Stratasys additive manufacturing used in first digital rail maintenance centre

2 min read

Siemens Mobility GmbH has opened its first digital rail maintenance centre – the Siemens Mobility RRX Rail Service Center – with advanced FDM 3D printing technology from Stratasys at the heart of the depot’s servicing operation. With this move, the facility has eliminated the need for inventory of selected spare parts, reduced the manufacturing time of these parts by up to 95% and can now respond to all internal and customer demands seamlessly.

Renowned as Siemens Mobility’s flagship site, the RRX Rail Service Center is expecting around 100 trains to enter the depot every month. This level of throughput puts pressure on the supply chain and requires robust manufacturing solutions that can fulfil the wide-ranging needs of customers quickly and cost effectively. As a result, the company invested in a Stratasys Fortus 450mc Production 3D printer

“We believe our RRX Rail Service Center is the most advanced train maintenance centre in the world,” says Michael Kuczmik, head of additive manufacturing, Siemens Mobility GmbH, Customer Service. “Bringing together a range of innovative digital technologies, we can significantly increase the efficiency of our customer’s rail operations. Stratasys FDM additive manufacturing plays an integral role, enabling us to optimise spare parts for longer life cycles, at reduced cost and in shorter timeframes than ever before.”

According to Kuczmik, the ability to 3D print customised replacement parts on-demand has increased its flexibility to meet customer requirements: “Every train has to go through maintenance several times a year. As you can imagine, all our customers would like this process to be as quick as possible, but they still expect maximum levels of detail, safety and quality. We also have to consider unplanned or last-minute jobs, and if you look at the different train models and companies we service, this requires a lot of bespoke solutions. This is where our Fortus 450mc fits in perfectly, providing us with the ability to rapidly and cost effectively produce one-off, customised production parts.”

Previously, Siemens would rely on traditional methods, such as casting, to meet customer demands. Taking approximately six weeks to manufacture a final customised part using casting resulted in lengthy lead times for customers, and for one-off components this was financially unviable. To make it cost effective, the team would often cast large volumes, which resulted in lots of obsolete parts.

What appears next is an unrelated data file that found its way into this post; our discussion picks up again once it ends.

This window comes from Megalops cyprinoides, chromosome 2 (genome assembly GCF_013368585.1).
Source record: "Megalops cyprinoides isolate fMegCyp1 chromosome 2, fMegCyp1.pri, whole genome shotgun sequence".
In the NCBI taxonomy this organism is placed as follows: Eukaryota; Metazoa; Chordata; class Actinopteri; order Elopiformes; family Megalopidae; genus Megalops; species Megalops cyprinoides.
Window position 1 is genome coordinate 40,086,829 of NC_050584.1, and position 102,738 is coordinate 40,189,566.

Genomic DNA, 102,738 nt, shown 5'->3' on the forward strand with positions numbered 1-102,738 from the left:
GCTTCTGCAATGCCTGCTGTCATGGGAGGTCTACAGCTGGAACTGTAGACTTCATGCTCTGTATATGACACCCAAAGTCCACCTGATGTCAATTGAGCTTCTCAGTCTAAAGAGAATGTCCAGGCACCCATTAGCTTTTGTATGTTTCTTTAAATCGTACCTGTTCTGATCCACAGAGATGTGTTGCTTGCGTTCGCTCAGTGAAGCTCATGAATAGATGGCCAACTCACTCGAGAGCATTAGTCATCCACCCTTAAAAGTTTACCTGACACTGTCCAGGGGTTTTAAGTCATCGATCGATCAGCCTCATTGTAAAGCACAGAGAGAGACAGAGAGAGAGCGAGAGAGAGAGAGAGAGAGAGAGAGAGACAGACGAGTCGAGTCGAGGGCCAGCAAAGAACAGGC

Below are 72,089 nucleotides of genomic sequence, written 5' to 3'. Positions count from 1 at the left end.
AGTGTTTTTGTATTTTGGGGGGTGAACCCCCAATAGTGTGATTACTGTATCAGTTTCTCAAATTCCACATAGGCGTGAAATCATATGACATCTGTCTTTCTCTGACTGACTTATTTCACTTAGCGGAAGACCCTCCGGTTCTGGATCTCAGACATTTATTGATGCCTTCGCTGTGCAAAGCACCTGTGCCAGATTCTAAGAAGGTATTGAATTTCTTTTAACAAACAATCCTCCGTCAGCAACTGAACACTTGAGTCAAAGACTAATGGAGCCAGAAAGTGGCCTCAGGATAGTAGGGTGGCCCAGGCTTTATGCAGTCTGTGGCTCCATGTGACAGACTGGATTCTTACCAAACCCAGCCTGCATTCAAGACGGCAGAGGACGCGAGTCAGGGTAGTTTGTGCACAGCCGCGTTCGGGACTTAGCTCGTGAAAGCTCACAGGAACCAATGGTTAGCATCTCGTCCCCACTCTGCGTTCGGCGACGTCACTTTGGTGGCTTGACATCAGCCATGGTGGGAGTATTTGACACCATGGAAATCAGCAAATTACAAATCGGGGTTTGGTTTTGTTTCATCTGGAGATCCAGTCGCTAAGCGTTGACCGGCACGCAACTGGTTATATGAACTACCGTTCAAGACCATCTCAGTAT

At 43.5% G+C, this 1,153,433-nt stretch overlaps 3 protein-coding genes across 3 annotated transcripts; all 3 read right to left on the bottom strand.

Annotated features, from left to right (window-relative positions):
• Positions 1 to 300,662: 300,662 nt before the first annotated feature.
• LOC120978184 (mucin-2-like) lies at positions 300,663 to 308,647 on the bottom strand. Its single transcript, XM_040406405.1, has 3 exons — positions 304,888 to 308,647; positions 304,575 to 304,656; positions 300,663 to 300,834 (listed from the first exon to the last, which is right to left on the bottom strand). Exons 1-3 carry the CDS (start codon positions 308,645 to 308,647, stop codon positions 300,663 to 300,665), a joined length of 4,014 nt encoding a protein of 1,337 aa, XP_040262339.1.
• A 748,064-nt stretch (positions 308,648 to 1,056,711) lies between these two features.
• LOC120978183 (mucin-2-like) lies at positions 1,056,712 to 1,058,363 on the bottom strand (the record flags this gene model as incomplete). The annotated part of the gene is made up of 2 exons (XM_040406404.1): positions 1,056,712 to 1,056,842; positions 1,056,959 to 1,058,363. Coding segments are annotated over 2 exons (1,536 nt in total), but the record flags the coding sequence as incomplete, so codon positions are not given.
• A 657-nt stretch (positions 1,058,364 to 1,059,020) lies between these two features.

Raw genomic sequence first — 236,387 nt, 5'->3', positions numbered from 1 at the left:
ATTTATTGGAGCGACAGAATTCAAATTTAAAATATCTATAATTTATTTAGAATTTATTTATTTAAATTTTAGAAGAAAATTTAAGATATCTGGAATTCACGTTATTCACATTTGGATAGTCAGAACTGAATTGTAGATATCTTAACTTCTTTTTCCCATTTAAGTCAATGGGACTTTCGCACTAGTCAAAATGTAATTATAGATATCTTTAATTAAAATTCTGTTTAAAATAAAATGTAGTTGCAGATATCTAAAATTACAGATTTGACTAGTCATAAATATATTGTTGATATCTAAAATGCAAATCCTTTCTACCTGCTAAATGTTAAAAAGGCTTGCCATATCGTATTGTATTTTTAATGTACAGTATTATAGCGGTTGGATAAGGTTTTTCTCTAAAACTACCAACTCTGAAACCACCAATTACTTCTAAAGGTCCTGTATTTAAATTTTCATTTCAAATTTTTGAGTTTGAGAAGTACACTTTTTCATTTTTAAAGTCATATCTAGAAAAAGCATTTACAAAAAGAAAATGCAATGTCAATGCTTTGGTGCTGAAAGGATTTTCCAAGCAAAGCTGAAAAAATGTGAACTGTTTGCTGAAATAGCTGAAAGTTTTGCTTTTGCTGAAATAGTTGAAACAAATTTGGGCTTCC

“Using the Fortus 450mc we can 3D print spare parts in a matter of hours; parts that took six weeks, can now be produced in 13 hours,” says Tina Eufinger, business development, additive, manufacturing, Siemens Mobility Division. “Within a week, we can iterate and optimise the design and then 3D print a final, bespoke production-grade part. This has enabled us to reduce the manufacturing time of each component by up to 95%, which has significantly accelerated our ability to respond to customers.”

Beyond replacement parts, the team is using Stratasys 3D printing technology to increase its tooling capabilities. One such example is a ‘connector’ tool that is used to maintain train bogies. Tools for this application are notoriously hard to produce via conventional methods as they have extremely complex shapes and require a high level of customisation. In addition, bogies weigh several tonnes, which means that tough and durable materials are required to withstand significant forces when the vehicle is moving or braking.

Siemens is now using its Fortus 450mc to turnaround one-off tools customised to each bogie in a matter of hours. To meet the demanding material characteristics required, the team is using industrial-grade ULTEM 9085 thermoplastic.

“Well-manufactured connectors are essential tools for the effective and safe maintenance of bogies,” says Kuczmik. “Therefore, finding additive manufacturing materials strong enough to withstand such pressures has been an important exercise. The ULTEM 9085 material is tough, enabling us to leverage all the customisation benefits of 3D printing and replace our traditional manufacturing method for this tooling application.

“The ability to 3D print bespoke tools and spare parts whenever we need them, with no minimum quantity, has transformed our supply chain,” he adds. “We have reduced our dependency on outsourcing tools via suppliers and reduced cost per part, while opening up more revenue streams by being able to service more low-volume jobs cost effectively and efficiently.”